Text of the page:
Assessing benefits and challenges of the Western EIM

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The grid in the western U.S. is a patchwork of 38 balancing authorities. Each balances its loads and resources independently, exchanging energy through bilateral trades. This inefficient system is being strained with the growing presence of variable resources such as wind and solar.

In 2011, the Western Electric Coordinating Council (WECC) engaged E3 to quantify the benefits of creating an automated, bid-based energy imbalance market (EIM) spanning the Western Interconnection. Market participants would be able to trade power every five minutes, improving grid utilization and lowering consumers’ energy costs. Working with WECC staff and utilities, E3 analysts conservatively estimated that a western EIM could deliver a collective benefit of $140 million per year.

As the California ISO’s (CAISO) efforts to implement the Western Energy Imbalance Market gained steam, regional utility PacifiCorp retained E3 to examine how it could benefit from joining the new market; PacifiCorp operates in California, Oregon, Washington, Utah, Wyoming, and Idaho.

CAISO Folsom Control Room

Our analysis informed PacifiCorp’s decision to become the first entity to formally join, in November 2014. The CAISO estimated that the EIM generated more than $35 million in customer benefits within its first year of operation.

E3 has since evaluated potential EIM benefits for more than 10 entities, including NV Energy, which joined in 2015, and Puget Sound Energy and Arizona Public Service, both of which joined in 2016. Several others have taken steps to join the market. See the current status of EIM participation on the CAISO website.

Regional integration benefits grow with rising renewables

After successfully participating in the EIM for more than a year, PacifiCorp decided to explore the potential benefits of joining the CAISO as a full member. This would give the utility access to an optimized day-ahead market, as well as coordinated transmission planning and cost allocation for projects to enhance regional efficiency and develop high-quality renewable resources.

Our October 2015 report, Regional Coordination in the West: Benefits of PacifiCorp and California ISO Integration, demonstrated that full integration of the two systems would lower costs through more efficient unit commitment and dispatch, enhanced overgeneration management, reduced peak capacity needs, and renewable procurement savings.

We estimated that integrating the PacifiCorp and CAISO balancing authority areas would yield significant annual savings that increase over time, by 2030 reaching $200 to $272 million for PacifiCorp and $203 million to $894 million for ISO customers (in 2015 dollars).

PacifiCorp’s largest source of incremental savings will be in operating costs—savings in fuel and energy procurement costs that result from participating in the CAISO’s day-ahead market and importing renewable energy from California’s excess supply. CAISO customers will realize incremental benefits primarily from investment cost savings—from procuring lower-cost renewable energy and reducing the need to replace overgeneration with additional renewable energy to meet policy goals.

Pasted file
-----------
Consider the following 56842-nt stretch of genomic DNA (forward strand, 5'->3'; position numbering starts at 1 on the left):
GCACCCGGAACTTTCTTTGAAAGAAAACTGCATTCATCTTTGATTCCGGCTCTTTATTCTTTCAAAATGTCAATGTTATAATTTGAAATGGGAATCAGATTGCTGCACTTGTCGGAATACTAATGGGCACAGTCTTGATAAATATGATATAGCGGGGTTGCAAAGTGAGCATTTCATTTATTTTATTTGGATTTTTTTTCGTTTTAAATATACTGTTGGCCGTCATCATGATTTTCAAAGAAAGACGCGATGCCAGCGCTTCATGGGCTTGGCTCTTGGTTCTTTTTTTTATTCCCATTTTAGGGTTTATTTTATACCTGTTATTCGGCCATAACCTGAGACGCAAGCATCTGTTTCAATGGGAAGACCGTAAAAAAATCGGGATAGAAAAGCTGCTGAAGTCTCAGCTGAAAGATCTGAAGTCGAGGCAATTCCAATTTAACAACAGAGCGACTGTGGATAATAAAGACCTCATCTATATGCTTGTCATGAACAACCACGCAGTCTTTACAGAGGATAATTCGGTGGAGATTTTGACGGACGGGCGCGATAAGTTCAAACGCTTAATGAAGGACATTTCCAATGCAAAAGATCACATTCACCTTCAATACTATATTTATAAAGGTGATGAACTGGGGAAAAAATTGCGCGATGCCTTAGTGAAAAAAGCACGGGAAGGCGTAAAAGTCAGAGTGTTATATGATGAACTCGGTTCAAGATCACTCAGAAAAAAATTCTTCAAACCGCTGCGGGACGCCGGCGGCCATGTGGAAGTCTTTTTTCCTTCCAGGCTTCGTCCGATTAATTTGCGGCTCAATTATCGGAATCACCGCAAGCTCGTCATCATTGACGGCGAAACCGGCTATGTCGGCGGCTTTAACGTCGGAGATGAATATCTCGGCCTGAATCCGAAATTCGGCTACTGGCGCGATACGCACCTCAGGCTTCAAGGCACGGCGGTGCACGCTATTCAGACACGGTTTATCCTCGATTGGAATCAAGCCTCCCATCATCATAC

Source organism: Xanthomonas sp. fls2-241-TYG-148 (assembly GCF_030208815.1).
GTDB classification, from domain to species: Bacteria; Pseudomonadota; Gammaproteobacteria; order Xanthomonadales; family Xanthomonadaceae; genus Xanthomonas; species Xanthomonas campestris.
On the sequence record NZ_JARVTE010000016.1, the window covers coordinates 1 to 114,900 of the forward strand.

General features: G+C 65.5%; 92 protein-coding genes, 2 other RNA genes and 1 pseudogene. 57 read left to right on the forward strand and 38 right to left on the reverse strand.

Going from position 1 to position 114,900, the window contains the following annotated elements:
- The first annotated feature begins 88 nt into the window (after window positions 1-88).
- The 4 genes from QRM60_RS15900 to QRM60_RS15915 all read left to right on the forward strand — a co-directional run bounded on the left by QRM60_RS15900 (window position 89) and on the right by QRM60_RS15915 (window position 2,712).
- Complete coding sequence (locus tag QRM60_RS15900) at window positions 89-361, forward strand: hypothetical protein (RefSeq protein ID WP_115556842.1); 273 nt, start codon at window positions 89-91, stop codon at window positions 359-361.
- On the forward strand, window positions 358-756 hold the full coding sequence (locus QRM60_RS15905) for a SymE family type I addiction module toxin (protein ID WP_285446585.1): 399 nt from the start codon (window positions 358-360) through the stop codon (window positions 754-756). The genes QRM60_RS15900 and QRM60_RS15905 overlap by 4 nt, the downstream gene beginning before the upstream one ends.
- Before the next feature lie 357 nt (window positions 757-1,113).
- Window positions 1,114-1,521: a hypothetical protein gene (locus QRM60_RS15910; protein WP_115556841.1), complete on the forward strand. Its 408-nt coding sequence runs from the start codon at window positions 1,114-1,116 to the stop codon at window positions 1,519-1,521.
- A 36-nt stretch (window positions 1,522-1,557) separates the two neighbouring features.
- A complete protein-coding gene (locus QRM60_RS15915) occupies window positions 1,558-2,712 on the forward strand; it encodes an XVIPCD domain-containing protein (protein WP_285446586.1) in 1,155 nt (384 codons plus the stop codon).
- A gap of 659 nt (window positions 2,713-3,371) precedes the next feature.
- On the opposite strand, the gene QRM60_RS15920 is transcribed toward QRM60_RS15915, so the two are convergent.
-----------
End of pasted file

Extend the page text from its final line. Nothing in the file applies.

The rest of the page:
The high end of each range reflects the savings each can realize by jointly planning transmission to access low-cost renewable resources. The potential upside is especially high for California ratepayers. Our study assumed that high-quality wind resource potential in Wyoming would be used to meet a portion of the Oregon, Washington, and California renewables portfolio standard (RPS) targets for utilities in the expanded CAISO.

E3 also contributed to an analysis mandated by the California Legislature when it established the 50 percent RPS in October 2015. For the CAISO’s 2016 Senate Bill 350 study, The Impacts of a Regional ISO-Operated Power Market on California, we estimated that procuring lower-cost renewable resources in a regional market would save California ratepayers between $500 million and $1 billion per year.

Two pathways to increased regional coordination

Our work illuminated two pathways for increasing coordination throughout the Western Interconnection. The first is an expanded EIM, which regional utilities are already working toward. The second is fully integrated balancing authority areas, which will be harder to attain but offers much greater benefits.

E3’s EIM studies demonstrate that participating provides a low-cost, low-risk way to capture some of the benefits of regional coordination. Utilities can realize savings and generate off-system revenues from bilateral trading while remaining in compliance with state policies. The CAISO and early EIM participants have worked out many operational details, paving the way for others to follow. As participation grows, there will be opportunities to add new products, and total benefits will rise.

Further, our PacifiCorp “full participation” study showed that joint planning, operations, trading, and procurement can lower both operating and capital costs. As more states adopt or raise existing RPS targets, we anticipate that more entities will make the compromises needed to achieve a fully integrated market.


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